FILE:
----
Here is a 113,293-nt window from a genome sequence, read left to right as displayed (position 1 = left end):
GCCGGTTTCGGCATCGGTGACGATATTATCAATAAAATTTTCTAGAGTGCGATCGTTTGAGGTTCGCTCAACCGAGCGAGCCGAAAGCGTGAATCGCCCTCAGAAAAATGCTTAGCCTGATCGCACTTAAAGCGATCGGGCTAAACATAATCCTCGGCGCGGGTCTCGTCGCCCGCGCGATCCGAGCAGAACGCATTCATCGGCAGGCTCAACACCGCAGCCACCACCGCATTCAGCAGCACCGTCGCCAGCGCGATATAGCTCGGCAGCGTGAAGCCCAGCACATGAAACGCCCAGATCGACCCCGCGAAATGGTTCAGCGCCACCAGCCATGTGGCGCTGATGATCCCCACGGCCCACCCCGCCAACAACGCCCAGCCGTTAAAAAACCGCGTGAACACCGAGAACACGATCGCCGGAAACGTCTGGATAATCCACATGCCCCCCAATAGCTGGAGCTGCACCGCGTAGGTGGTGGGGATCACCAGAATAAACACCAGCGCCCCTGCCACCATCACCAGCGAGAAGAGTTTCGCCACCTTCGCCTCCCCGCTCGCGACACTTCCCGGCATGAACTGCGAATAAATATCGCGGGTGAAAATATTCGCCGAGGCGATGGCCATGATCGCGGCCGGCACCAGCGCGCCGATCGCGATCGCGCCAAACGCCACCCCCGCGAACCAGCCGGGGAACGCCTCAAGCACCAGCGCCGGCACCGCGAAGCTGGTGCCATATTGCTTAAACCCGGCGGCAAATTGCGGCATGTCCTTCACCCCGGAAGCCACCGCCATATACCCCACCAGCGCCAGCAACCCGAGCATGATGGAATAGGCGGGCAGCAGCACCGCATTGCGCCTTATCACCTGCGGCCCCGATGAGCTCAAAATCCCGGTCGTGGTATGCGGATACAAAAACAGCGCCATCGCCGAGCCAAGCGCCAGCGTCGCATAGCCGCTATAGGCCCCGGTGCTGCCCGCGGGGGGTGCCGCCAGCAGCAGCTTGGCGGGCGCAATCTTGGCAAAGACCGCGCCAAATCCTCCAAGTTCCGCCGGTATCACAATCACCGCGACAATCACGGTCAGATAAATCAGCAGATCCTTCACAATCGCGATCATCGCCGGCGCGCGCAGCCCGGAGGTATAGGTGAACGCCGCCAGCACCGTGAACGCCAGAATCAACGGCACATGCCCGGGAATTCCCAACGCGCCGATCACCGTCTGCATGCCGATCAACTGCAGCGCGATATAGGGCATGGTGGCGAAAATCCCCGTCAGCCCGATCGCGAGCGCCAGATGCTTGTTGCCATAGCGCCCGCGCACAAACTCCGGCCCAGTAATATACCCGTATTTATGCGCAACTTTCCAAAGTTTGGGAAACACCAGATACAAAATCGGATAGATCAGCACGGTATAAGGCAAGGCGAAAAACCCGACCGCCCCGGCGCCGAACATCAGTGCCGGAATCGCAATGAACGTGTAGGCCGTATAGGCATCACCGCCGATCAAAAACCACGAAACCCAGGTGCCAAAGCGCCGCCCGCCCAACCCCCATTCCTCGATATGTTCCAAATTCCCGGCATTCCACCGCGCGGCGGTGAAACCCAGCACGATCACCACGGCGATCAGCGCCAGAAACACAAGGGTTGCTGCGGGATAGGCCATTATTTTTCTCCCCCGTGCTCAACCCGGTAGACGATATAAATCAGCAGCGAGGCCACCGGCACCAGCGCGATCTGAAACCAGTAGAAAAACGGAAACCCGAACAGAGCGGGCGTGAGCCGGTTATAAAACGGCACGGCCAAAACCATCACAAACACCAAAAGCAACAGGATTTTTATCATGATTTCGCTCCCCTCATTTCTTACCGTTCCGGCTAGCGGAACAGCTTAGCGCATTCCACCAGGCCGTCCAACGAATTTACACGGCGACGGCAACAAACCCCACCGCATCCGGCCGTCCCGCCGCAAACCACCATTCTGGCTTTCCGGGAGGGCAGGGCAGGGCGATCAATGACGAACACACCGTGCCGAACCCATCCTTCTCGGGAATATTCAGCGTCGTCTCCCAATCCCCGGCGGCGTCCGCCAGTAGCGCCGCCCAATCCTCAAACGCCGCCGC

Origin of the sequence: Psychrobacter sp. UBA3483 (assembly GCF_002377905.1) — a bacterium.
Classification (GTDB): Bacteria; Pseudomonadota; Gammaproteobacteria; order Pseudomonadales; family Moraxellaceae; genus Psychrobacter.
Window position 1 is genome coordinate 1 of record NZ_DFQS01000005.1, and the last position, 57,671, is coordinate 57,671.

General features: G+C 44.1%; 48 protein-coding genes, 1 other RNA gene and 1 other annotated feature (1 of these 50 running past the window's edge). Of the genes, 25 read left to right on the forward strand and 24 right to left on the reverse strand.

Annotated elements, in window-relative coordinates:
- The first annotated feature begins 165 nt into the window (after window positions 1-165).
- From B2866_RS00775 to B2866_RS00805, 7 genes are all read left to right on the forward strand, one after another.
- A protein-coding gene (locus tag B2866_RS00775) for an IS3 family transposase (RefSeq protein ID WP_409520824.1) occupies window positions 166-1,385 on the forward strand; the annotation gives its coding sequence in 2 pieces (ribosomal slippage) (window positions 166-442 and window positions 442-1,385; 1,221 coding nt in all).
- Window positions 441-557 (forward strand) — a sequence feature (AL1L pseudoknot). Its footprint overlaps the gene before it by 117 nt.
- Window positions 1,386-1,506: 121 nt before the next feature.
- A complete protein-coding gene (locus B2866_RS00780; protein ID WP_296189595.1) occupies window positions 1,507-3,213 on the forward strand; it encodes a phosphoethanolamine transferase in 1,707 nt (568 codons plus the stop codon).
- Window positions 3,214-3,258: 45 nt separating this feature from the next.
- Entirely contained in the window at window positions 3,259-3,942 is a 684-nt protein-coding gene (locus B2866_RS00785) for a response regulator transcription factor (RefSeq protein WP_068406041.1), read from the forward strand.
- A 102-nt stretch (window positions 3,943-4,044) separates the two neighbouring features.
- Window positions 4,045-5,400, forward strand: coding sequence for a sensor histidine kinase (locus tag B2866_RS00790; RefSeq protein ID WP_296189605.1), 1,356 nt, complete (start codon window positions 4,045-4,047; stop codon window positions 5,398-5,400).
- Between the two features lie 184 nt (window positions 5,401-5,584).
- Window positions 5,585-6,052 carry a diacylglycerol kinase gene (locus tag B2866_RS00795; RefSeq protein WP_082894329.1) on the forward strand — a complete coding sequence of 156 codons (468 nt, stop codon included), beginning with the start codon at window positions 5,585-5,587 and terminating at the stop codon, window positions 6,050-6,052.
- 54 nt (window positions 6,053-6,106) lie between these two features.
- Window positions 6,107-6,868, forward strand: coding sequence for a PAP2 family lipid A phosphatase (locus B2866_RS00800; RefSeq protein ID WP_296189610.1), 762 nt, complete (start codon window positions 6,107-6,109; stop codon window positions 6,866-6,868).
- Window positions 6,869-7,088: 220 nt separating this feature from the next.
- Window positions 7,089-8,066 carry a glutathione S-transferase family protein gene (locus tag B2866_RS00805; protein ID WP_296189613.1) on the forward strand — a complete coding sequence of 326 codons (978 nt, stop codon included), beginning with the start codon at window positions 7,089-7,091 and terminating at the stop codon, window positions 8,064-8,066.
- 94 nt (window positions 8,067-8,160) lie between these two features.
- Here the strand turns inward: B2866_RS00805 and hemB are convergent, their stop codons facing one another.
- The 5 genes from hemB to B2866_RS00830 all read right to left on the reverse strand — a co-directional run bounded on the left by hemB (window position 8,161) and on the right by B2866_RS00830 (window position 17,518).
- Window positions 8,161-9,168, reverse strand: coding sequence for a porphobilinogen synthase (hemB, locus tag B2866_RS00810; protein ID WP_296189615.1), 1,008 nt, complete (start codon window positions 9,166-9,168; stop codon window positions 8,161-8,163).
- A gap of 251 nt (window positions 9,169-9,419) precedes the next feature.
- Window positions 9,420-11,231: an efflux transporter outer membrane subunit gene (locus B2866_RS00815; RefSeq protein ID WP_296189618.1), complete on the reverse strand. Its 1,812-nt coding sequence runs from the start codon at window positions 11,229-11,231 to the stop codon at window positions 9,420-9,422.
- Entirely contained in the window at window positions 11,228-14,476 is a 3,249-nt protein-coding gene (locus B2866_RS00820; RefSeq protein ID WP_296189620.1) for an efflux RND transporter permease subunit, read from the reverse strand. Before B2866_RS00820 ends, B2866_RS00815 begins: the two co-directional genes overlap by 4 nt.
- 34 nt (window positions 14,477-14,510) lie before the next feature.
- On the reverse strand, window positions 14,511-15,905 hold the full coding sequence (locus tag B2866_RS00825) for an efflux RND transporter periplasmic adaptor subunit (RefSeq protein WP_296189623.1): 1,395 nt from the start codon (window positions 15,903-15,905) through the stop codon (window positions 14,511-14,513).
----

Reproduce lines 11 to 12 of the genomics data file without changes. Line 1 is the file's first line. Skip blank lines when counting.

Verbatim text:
- Window positions 441-557 (forward strand) — a sequence feature (AL1L pseudoknot). Its footprint overlaps the gene before it by 117 nt.
- Window positions 1,386-1,506: 121 nt before the next feature.